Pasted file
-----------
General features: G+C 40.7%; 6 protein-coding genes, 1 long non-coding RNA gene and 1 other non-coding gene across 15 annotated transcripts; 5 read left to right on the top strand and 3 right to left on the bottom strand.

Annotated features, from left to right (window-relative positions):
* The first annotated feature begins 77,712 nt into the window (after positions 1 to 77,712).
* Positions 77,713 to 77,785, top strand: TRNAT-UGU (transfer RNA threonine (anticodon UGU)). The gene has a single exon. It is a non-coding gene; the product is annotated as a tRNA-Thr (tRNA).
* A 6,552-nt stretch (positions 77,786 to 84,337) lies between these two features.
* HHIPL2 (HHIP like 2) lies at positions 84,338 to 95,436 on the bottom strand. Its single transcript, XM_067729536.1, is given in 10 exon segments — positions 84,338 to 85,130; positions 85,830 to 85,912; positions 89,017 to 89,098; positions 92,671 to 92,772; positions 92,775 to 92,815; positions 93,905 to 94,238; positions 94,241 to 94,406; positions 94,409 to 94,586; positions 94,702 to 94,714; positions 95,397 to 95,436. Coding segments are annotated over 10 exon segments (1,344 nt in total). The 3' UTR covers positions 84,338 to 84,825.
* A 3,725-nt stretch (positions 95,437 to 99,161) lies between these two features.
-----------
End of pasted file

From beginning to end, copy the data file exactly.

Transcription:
General features: G+C 40.7%; 6 protein-coding genes, 1 long non-coding RNA gene and 1 other non-coding gene across 15 annotated transcripts; 5 read left to right on the top strand and 3 right to left on the bottom strand.

Annotated features, from left to right (window-relative positions):
* The first annotated feature begins 77,712 nt into the window (after positions 1 to 77,712).
* Positions 77,713 to 77,785, top strand: TRNAT-UGU (transfer RNA threonine (anticodon UGU)). The gene has a single exon. It is a non-coding gene; the product is annotated as a tRNA-Thr (tRNA).
* A 6,552-nt stretch (positions 77,786 to 84,337) lies between these two features.
* HHIPL2 (HHIP like 2) lies at positions 84,338 to 95,436 on the bottom strand. Its single transcript, XM_067729536.1, is given in 10 exon segments — positions 84,338 to 85,130; positions 85,830 to 85,912; positions 89,017 to 89,098; positions 92,671 to 92,772; positions 92,775 to 92,815; positions 93,905 to 94,238; positions 94,241 to 94,406; positions 94,409 to 94,586; positions 94,702 to 94,714; positions 95,397 to 95,436. Coding segments are annotated over 10 exon segments (1,344 nt in total). The 3' UTR covers positions 84,338 to 84,825.
* A 3,725-nt stretch (positions 95,437 to 99,161) lies between these two features.